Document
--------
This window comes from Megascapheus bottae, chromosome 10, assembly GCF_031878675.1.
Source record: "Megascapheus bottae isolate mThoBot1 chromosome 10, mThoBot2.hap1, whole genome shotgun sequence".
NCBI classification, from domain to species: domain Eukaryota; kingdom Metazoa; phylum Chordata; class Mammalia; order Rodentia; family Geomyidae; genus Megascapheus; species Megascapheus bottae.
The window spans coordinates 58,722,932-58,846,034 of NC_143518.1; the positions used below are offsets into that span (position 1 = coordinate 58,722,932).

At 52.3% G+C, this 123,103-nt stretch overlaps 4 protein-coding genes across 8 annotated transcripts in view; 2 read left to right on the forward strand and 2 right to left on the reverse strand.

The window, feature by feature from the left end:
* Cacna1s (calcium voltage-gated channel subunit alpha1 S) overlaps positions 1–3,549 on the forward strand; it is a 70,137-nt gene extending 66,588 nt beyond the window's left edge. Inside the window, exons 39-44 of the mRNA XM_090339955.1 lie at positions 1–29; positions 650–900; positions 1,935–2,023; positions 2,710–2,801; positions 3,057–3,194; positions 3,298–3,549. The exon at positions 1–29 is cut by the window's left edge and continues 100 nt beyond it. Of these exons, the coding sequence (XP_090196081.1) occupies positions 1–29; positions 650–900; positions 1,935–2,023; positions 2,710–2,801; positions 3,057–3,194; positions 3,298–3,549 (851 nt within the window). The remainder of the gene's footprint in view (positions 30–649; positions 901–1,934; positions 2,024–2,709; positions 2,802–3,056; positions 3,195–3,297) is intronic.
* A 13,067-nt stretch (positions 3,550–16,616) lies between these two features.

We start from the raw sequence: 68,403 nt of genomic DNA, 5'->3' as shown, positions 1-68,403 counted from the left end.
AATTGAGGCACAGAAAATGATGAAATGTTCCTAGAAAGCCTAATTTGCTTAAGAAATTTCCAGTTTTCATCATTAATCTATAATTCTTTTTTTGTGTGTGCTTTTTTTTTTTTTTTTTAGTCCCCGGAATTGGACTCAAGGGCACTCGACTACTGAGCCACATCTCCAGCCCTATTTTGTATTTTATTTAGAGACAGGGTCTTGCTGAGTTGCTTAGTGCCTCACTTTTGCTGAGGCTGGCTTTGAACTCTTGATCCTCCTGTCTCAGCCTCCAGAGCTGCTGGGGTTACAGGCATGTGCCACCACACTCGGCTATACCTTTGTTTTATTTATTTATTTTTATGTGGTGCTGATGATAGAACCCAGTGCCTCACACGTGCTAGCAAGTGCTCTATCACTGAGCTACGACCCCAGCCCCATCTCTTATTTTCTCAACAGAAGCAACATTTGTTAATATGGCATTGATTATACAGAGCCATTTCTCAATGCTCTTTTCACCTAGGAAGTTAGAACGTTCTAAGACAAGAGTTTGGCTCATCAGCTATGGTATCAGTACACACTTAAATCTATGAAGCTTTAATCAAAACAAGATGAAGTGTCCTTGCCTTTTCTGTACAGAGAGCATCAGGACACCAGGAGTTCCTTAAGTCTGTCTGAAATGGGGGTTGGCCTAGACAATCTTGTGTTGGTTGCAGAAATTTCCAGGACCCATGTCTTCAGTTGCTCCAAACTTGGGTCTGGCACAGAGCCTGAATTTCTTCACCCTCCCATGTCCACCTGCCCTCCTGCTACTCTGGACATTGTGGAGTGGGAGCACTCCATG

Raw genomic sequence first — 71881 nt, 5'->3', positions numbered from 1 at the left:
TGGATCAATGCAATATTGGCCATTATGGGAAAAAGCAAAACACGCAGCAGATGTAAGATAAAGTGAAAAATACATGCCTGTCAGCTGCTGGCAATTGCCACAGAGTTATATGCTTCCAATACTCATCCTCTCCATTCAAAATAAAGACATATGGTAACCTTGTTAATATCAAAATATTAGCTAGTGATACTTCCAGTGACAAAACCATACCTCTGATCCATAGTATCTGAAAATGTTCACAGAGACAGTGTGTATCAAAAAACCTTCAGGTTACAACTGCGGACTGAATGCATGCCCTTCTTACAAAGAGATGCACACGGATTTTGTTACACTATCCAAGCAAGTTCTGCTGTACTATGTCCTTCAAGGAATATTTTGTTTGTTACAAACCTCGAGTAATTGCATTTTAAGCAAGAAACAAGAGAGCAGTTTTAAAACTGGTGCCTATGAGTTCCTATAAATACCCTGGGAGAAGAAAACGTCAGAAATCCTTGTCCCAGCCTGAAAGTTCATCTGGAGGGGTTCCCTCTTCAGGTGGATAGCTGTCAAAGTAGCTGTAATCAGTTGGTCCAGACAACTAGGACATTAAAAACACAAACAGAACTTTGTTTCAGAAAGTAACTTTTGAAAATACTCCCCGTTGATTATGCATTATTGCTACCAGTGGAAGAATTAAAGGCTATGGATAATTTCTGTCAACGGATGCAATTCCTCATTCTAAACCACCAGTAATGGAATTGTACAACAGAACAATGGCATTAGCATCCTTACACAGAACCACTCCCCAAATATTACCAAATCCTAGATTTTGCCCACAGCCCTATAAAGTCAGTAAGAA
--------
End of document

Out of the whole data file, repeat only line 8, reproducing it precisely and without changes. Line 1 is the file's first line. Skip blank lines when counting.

* A 13,067-nt stretch (positions 3,550–16,616) lies between these two features.